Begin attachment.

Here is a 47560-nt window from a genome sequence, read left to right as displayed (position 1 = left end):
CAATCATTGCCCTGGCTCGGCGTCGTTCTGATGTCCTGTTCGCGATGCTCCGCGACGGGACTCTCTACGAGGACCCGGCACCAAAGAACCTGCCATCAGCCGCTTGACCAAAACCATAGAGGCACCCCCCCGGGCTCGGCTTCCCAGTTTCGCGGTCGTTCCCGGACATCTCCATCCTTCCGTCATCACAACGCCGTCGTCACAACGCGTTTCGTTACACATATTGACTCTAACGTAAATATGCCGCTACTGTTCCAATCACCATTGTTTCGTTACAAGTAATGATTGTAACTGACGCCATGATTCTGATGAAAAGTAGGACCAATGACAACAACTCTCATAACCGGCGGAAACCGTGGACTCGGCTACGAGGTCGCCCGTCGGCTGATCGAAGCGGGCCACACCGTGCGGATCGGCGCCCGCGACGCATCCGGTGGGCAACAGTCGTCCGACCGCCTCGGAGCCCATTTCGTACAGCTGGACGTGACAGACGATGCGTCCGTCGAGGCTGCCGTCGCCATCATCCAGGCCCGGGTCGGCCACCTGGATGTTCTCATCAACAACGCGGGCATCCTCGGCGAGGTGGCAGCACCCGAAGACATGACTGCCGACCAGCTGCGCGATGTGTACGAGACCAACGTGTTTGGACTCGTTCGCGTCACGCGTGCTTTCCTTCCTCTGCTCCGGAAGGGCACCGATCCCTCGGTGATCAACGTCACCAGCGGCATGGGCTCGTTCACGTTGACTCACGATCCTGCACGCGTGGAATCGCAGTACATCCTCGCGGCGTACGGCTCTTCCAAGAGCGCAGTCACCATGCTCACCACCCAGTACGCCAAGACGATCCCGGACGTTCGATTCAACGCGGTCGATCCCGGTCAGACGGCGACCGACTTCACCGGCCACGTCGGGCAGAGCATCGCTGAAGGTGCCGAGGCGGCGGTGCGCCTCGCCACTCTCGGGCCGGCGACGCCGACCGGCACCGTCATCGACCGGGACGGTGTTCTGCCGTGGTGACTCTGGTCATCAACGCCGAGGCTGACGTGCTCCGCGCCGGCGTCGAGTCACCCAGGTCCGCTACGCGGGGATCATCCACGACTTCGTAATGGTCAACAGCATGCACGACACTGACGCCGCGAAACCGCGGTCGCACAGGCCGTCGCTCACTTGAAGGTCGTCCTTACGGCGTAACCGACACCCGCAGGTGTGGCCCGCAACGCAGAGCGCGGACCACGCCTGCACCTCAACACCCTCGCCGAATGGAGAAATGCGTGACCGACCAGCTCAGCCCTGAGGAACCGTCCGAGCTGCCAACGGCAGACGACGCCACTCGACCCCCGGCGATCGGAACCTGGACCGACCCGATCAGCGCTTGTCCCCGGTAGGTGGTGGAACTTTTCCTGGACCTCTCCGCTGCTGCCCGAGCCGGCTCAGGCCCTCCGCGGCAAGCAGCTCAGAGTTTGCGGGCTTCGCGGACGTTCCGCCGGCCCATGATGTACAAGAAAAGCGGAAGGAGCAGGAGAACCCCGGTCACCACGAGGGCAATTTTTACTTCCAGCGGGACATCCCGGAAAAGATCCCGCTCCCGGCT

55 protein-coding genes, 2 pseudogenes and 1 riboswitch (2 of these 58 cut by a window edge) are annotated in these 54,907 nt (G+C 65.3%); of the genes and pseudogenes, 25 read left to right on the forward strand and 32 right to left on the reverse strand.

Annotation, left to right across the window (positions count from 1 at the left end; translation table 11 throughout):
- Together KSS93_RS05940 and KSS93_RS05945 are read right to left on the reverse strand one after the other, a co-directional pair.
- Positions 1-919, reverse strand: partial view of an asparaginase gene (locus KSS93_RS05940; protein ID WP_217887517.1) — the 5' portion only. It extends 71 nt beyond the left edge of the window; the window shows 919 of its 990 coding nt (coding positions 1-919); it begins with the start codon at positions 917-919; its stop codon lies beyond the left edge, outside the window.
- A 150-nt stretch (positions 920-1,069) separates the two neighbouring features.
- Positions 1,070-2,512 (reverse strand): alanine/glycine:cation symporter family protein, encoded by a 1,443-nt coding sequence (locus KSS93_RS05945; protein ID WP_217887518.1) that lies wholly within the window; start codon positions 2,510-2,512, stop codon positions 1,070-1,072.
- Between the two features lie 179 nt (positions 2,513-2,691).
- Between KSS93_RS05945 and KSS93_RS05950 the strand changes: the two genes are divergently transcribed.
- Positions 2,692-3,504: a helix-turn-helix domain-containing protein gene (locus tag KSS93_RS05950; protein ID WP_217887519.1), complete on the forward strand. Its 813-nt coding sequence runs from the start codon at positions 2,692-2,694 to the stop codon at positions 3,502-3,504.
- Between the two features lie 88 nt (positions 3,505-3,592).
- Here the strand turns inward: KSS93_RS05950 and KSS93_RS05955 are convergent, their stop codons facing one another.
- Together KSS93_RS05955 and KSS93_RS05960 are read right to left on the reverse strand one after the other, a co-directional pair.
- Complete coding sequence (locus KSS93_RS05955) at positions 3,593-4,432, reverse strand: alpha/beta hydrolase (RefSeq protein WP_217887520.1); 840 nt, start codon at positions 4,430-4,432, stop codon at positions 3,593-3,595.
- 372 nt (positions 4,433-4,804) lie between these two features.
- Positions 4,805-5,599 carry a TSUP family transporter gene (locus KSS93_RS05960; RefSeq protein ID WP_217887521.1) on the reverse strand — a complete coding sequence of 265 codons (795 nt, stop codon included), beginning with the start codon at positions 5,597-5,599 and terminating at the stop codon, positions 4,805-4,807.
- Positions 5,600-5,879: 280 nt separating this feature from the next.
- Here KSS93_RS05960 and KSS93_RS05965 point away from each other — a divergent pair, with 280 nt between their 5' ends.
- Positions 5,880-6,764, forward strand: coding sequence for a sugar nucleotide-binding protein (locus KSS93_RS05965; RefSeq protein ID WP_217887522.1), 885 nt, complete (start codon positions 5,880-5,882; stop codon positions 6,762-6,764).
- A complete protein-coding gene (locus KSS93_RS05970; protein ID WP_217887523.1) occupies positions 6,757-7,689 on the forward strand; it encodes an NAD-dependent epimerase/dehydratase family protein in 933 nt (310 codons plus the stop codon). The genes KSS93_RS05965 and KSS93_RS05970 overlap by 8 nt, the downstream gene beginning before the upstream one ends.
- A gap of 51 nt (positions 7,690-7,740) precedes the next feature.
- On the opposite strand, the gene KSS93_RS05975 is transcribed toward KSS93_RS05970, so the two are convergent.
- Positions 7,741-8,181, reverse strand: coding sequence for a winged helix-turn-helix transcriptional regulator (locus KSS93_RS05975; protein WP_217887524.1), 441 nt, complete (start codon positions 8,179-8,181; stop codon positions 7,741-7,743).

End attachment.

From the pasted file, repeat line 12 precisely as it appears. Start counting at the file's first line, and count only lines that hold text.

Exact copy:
- Between the two features lie 88 nt (positions 3,505-3,592).